We then made our journey back towards the capital city on the always exciting transportation, with our last leg coming on boat across the mouth of the Atlantic and to the stelling at the back of Starbroek Market. We were quickly engulfed by the chaos that ensued. In every crevice there are people, goods, animals, vehicles and things. You are bombarded by so many different sounds….from the millions of honking horns, sellers trying to get you to buy their goods, touts trying to get you on buses, horse hooves on the pavement as they pull carts along, music of all sorts at full volume….the city was packed and booming and I couldn’t help but have a little laugh inside wondering what our visitors were thinking. If you didn’t watch out and look both ways at all times you’d probably end up in the trench (trust me…yuck!). As we explored this wild and busy city on foot, hitch hiking and crazy buses, we had a nice break in staying with a friend of mine who works for the Embassy. After a few days we then flew out on a small plane into the interior to Kaieteur and Orinduk waterfalls. What an unbelievable site to see, especially when you can hang off the edges of 850 foot drops and really get up close and personal with Kaieteur (no guardrails here my friends). Then we boarded and flew to the Brazilian border where Orinduk Falls cascades through the countryside. We approach and a small red dirt runway presented itself, children soon running to shyly greet us. It was quite the adventure in this tiered and vast grouping of waterfalls with its interesting stone formations and fury of water. After all this excitement we made our way back to my home of Linden. Here we took in the many faces and places that are so dear to me in this country. I think they really enjoyed seeing in person who and where I am always telling stories about. So through all the crazy transportation, I feel that this land of many waters left quite the impression on our guests. For as I was reminded again, that it is a land of “many”….many waters, many beautiful and pristine forests, many resources, many beautiful and diverse cultures, but also many hardships, challenges with waste and government, and poverty. But through it all one thing remains true, it is a land of many loving, helpful and wonderful people and that is what the stronghold of the society is. I have to pinch myself and shake my head to decide if it all was a dream or if they were really here just a short time ago. What a whirlwind!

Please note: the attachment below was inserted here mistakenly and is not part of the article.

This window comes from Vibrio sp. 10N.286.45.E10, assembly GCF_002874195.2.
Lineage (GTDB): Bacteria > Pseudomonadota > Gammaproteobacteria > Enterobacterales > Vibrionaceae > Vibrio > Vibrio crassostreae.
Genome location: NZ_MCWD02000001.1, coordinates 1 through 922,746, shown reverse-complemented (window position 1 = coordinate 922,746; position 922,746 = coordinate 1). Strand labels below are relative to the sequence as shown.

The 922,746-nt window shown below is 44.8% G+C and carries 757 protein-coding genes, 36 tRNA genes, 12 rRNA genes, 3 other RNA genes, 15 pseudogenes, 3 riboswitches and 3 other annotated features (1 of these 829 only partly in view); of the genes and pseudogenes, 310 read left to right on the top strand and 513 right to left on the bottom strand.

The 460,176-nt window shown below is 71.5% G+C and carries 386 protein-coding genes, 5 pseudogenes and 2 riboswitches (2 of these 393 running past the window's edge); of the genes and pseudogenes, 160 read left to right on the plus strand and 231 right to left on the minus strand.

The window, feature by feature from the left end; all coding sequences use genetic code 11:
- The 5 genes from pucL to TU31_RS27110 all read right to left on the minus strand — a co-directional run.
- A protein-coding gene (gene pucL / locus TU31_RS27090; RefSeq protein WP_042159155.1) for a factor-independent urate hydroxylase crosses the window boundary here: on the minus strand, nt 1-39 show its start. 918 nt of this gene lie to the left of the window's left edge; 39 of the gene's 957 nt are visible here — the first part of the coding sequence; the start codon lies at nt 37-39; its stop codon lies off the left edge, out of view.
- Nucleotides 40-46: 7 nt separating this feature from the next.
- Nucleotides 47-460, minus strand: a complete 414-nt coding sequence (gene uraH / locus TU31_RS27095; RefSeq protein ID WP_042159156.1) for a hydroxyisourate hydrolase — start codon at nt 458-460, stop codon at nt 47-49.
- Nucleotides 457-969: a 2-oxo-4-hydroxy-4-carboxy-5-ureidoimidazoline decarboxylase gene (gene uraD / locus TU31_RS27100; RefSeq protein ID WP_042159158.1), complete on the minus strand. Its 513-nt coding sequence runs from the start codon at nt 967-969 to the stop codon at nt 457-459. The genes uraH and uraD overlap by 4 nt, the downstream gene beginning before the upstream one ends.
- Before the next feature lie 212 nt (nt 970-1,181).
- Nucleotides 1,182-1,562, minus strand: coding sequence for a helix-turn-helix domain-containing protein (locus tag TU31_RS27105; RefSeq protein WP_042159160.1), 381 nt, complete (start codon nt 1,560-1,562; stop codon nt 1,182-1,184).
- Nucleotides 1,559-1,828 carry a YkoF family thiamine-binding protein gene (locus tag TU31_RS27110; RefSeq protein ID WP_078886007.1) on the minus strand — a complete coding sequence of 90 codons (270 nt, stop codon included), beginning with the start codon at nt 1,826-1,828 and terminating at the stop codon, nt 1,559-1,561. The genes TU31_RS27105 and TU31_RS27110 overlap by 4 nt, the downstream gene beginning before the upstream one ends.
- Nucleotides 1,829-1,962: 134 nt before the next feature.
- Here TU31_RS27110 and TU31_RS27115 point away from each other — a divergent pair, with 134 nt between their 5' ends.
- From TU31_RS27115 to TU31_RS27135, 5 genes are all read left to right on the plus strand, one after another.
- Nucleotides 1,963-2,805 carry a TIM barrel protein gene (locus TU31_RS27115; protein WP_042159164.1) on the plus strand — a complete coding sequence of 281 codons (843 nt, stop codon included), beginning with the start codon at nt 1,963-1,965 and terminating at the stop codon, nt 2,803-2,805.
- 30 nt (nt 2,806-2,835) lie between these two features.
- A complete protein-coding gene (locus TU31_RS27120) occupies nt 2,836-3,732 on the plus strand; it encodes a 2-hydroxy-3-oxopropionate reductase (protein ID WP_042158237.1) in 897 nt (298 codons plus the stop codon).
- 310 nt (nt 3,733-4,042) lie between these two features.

Just as much a whirlwind has been this 2 month school holiday for me. During this time, I have taken a break from some of my other projects to put on some great camps. The first was being part of a nation wide secondary school health camp followed by a girls soccer camp for a week, 2 weeks of Fit Kids camp with my primary school kids, family here, then 2 more weeks of kids camps. It will almost be a relief to get back to the clinic and teaching and other projects (in one more week) with all the work it has been. My soccer and basketball teams have also continued to practice in the mornings and afternoons, which leaves me wiped out at the end of each day wondering how much more sweat I have to offer. I feel that sweating the one constant I ever do…from work to play to relaxing, except for the few times a day I am taking a cold bucket bath!
Upcoming events are a big US gov’t funded grant (through PEPFAR) we are beginning with AIDS/HIV education in the schools, a 4 game tour to St. Lucia as I am playing with the nat’l women’s basketball team in September, and many other assistance organization coming through with clinical supplies, books, soccer equipment, PE t-shirts for my school kids, and more. For it must be said that all of the many things that I have had the opportunity to contribute here are only possible with your assistance. I am merely a go between in this process where you are making an unbelievable difference with the people in my community and in Guyana. You have brought smiles to faces, food and clothing to many, resources and education to others and have made a lasting impression with these projects and much more. I just get to be the spark to get the engine going and hope each and every day that the wheels stay on this car and all continues to gain momentum past my last 6ish months and into the future!
All my best,
Posted by Brian Konkol at 20:31